Managing research challenges in hospice

A toolbox for doing research in hospice and palliative care
A toolbox for intervention research tailored to hospice and palliative care

Managing research challenges in hospice is an ongoing effort. Research teams from the Hospice Caregiving Research Network and the Lab for Caregiving Innovation are currently involved in two hospice behavioral intervention research clinical trials, both of which have had significant challenges. This month’s blog will share ways we have managed research challenges in hospice as we implemented two trials. 

Accessing cancer caregivers for educational and social support in shared decision making (ACCESS)

The ACCESS study is sponsored by the National Cancer Institute. It is a five-year pragmatic cluster crossover clinical trial taking place in hospices across Missouri. Our goal is to lower anxiety for caregivers of cancer patients by providing education and social support in online groups. We are also using technology to empower caregivers to participate in their hospice team meetings. This study is in its fourth year and has enrolled nearly 300 caregivers in seven different hospice agencies. We recently published the challenges experienced in this study as well as ways to manage research challenges in hospice.

Challenges doing behavioral intervention research in hospice
Parker Oliver, D., Washington, K., Demiris, G., & White, P. Challenges in Implementing Hospice Clinical Trials: Preserving Scientific Integrity While Facing Changing Environments. Journal of Pain and Symptom Management, 59(2), 365-371. Doi: 10.1016/j.jpainsymman.2019.09.028

Problem-solving intervention to support caregivers in end of life care settings (PISCES)

The PISCES study is sponsored by the National Institute of Nursing Research. It is a five-year randomized clinical trial taking place in hospices in Philadelphia. PISCES uses web-based technology to teach caregivers how to improve problem-solving skills to improve the caregiving experience and lower anxiety. It uses in-person and online visits to help caregivers systematically address selected problems and identify positive aspects of the caregiving experience.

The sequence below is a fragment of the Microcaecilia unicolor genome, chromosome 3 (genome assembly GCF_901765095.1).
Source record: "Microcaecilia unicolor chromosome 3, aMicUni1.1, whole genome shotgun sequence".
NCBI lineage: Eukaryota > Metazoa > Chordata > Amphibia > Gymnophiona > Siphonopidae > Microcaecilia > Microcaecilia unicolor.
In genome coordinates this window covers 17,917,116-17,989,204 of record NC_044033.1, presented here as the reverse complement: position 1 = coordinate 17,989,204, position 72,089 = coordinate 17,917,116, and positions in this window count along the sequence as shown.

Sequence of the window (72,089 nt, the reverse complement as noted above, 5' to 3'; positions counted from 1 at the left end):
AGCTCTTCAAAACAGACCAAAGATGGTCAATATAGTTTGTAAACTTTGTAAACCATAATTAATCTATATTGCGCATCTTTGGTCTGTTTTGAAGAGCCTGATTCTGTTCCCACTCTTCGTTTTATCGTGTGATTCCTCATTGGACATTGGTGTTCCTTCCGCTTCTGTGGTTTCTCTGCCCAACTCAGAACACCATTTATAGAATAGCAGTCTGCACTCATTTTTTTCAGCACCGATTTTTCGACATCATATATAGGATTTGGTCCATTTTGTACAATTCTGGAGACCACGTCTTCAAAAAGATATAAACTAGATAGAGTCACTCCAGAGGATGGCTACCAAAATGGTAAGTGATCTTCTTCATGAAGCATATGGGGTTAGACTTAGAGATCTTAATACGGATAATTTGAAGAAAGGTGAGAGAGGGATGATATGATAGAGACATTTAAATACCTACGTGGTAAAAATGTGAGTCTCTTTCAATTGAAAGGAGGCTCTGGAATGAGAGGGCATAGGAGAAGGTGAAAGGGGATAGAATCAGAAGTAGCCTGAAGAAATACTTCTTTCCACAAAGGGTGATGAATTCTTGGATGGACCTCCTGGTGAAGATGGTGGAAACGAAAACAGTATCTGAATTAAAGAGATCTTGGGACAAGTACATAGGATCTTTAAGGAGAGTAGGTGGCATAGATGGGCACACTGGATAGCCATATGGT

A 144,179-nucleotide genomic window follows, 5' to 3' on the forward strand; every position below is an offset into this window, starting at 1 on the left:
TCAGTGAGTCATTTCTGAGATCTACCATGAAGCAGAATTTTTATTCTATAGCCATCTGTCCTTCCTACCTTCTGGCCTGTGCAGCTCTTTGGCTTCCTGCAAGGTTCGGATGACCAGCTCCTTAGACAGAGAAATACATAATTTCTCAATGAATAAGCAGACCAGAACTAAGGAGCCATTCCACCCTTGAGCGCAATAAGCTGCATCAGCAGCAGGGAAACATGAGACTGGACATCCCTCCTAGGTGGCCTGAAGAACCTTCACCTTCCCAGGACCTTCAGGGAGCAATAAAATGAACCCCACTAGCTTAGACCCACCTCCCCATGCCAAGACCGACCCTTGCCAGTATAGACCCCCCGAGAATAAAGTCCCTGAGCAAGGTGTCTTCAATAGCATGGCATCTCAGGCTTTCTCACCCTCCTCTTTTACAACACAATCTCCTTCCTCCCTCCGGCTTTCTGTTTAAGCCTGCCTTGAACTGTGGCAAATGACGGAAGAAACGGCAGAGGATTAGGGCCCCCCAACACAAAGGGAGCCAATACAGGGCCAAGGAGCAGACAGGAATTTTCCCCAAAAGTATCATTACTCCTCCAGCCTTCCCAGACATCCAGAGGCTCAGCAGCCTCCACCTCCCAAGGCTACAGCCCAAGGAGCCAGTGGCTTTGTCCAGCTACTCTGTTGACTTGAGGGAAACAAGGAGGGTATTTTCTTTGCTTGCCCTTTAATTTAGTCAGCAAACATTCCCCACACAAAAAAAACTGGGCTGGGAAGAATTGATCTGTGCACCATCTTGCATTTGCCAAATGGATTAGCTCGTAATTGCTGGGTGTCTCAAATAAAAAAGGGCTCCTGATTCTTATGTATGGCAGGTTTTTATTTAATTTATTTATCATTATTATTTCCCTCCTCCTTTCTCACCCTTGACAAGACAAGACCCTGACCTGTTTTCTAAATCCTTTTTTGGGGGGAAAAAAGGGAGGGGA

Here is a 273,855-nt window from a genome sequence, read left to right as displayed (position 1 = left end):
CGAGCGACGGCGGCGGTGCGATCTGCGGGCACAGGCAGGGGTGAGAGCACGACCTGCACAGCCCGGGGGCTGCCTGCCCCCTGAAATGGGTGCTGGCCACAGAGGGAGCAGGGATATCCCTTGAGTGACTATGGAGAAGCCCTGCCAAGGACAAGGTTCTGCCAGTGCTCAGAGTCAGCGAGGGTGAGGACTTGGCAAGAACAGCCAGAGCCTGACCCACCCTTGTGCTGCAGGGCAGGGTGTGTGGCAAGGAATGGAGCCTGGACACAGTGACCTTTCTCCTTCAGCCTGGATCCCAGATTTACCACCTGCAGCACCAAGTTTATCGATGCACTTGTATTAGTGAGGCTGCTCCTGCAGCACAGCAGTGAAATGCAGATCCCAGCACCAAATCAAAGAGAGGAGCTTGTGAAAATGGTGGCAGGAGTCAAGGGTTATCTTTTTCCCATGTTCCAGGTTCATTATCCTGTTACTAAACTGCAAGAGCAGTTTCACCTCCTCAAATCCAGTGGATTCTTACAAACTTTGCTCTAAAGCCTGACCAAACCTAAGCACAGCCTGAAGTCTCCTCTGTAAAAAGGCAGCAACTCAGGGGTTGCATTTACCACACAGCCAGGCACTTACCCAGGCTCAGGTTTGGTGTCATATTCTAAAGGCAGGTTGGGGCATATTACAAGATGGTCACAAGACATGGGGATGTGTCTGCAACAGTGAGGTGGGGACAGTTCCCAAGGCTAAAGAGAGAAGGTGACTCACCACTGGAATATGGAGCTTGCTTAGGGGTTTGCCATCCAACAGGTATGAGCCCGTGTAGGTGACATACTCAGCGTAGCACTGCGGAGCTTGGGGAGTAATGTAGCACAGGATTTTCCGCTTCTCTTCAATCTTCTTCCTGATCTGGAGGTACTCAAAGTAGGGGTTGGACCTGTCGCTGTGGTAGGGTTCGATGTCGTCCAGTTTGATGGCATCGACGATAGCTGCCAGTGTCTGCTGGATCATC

Challenges of research in the hospice

Clinical trials in the hospice setting are rare. There are many unique challenges in this setting. Barriers to research include:

  • Enrollment in hospice is only 69 days on average, so interventions must be brief.
  • The frail physical condition and cognitive impairment of many patients when they enroll in hospice make informed consent challenging.
  • The majority of hospice care is delivered in homes that are scattered across many miles in rural communities. This increases the research costs due to time and travel.
  • Hospice caregivers experience tremendous burden during the final days and must easily understand and see benefit in participation. This makes recruitment extremely challenging.
  • Each hospice agency has its own culture and process for referral into research. It is challenging to accommodate so many unique processes while maintaining the integrity of the science.
  • Rural hospice agencies have smaller patient populations. This requires an extended amount of time to obtain significant sample sizes for a powered study.
  • Hospice agencies, especially in rural areas, do not have a diverse population, which impedes generalization of results.
  • Hospice staff are protective of their frail patients. This often makes them gatekeepers that hesitate to allow researchers an opportunity to present research studies to patients and families.
  • The fast-paced organizational changes occurring in hospice often are a challenge for the slow pace of funding. Proposals, reviews, and funding decisions take years.

Handling research challenges in hospice

Managing the research challenges in hospice is an ongoing effort. These are a few strategies we have found helpful.

  • Integrate research staff as much as possible into hospice agencies so they become a trusted part of the hospice team.
  • Develop interventions that use technology. Be sensitive to the sometimes-limited access and knowledge of some populations due to geographic location, age, or income.
  • Constantly monitor the key statistics reflecting success not of your outcomes but of your study. For example, recruitment, attrition, referrals, etc.
  • Create fidelity checks to monitor appropriate implementation of your intervention.
  • Use broad inclusion criteria to assure you meet your recruitment targets and have appropriate power.
  • Build large attrition into your power analysis.
  • Use stakeholders to assist in the assessment of benefits verses burdens in your study. Perceived benefits over burdens will influence recruitment.
  • Develop close and trusting relationships with hospice agency administrators, admissions staff, and field staff.
  • Communicate regularly with the hospice agency.
  • Build a website where participants can get additional information. See the Lab for Caregiving Innovation’s example.

About the author

Family and Community Medicine Research Group
  • Dr. Debra Parker Oliver is a founding faculty member of the Lab for Caregiving Innovation and the Hospice Caregiving Research Network. She has been principal investigator on three hospice clinical trials and co-investigator on another three. Herself a former hospice caregiver, she is committed to improving the caregiving experience for those who care for their dying loved ones. 

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